Exchange-traded funds are under fire — and the industry is pushing back.
The bill, put forth by Senate Finance Committee Chairman Ron Wyden, D-Ore., suggests closing a tax loophole tied to "in-kind" transactions, which allow ETF managers to swap their underlying holdings without being taxed each time. It exempts ETFs in tax-deferred retirement accounts.
"This is exactly the wrong type of policy that we need right now," Pan said. "It's going to punish investors. People who are trying to invest for the long term are going to see tax bills every year. ... This is going to discourage them from doing long-term investing."
"Senator Wyden ... is actually going to make it more expensive for these people to save for the long term and that has real consequences," Pan added.
Wyden has said the plan will impact only "taxable accounts of the wealthiest investors" and companies.
"The big picture point here is that pass-through and partnership taxation are a mess," Wyden said Wednesday in an email to CNBC. "The IRS Commissioner testified that the agency is completely overmatched when it comes to policing tax avoidance schemes in these areas."
"Congress never intended for this loophole, and this particular proposal simply applies the same rules already in place for corporations to regulated investment companies, so wealthy investors can no longer avoid all tax on their gains," Wyden added.
He said the proposal exempts retirement accounts, which is generally how middle-income people are invested in the funds. "We're only talking about the taxable accounts of the wealthiest investors — 96 percent of the total value of these funds is held by the top 5 percent," he said.
ICI said the plan could impact roughly 12 million U.S. households that own ETFs. The median annual income for those households is $125,000, and 92% make less than $400,000 a year, according to Pan.
The change would go against President Joe Biden's campaign promise to avoid raising taxes on those with less than $400,000 in annual income, he said.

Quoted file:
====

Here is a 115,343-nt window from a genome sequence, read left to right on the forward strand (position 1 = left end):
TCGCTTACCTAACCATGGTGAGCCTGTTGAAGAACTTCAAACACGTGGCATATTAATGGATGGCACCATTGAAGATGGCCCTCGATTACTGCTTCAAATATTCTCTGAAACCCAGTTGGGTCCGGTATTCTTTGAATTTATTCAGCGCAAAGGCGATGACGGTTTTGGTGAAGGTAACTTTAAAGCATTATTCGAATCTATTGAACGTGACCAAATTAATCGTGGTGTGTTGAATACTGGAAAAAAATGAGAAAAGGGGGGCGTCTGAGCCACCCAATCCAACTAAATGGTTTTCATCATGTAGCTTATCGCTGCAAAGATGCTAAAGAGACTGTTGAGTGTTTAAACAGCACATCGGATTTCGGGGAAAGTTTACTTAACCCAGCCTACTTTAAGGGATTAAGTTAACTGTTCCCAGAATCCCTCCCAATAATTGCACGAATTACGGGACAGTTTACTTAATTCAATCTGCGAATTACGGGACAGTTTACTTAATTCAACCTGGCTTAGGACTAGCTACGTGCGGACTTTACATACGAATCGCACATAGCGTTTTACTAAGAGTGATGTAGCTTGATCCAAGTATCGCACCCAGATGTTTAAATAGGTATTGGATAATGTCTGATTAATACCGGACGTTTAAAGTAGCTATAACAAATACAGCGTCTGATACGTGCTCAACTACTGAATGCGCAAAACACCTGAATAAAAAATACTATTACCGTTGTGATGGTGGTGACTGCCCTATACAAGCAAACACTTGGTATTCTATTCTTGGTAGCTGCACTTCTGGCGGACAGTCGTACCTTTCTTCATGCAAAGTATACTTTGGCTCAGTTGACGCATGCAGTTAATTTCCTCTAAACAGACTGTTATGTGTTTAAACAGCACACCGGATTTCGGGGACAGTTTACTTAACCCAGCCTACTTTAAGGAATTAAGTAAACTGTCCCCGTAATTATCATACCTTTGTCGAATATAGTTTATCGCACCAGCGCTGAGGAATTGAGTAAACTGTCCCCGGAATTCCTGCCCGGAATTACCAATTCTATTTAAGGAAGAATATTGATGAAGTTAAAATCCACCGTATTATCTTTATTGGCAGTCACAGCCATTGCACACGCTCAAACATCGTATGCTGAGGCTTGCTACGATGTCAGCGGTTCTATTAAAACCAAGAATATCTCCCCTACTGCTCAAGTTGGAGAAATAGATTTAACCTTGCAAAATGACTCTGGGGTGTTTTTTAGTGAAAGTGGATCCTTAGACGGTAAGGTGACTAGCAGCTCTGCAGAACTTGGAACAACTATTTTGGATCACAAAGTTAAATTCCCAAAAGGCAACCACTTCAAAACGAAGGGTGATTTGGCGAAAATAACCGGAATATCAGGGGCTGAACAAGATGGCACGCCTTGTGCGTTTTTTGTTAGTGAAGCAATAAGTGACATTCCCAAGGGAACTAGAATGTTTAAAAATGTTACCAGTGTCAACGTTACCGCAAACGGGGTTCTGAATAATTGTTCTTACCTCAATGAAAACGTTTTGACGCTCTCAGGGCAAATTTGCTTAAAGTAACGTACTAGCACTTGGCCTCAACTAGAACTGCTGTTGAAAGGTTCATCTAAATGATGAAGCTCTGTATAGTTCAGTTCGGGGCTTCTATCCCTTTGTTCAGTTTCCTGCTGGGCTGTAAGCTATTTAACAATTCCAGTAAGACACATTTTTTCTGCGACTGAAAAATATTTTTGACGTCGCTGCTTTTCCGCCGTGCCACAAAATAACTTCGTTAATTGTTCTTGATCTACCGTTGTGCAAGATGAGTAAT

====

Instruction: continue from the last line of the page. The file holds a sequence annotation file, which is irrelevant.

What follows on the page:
It could also discourage the 33% of millennials and 29% of Gen Zers who own ETFs from keeping their money in the market, he warned.
"These are the youngest Americans who are just starting to save today. They're the ones who are going to be paying these taxes. So is it going to raise money? Sure, it'll raise money. Should we be raising money this way? No," Pan said.
"Taxes also affect behavior," he said. "It's about policy and whether or not we want Americans to invest and that's why it's dangerous."
Those saving for the future are at particular risk, ETF Trends and ETF Database CEO Tom Lydon said in the same interview.
"It's not good news for Wall Street," he said, adding that the bill's passing would be a "travesty" for the ETF industry.
"If we were thinking about people like Jack Bogle, he'd be rolling in his grave," Lydon said, referring to the late pioneering Vanguard founder who invented the index fund and preached buy-and-hold investing.
"When you think about our kids who are saving for the future who are going to live longer and they can't really count on Social Security, ... this is going to be a big blow if it goes through," Lydon said.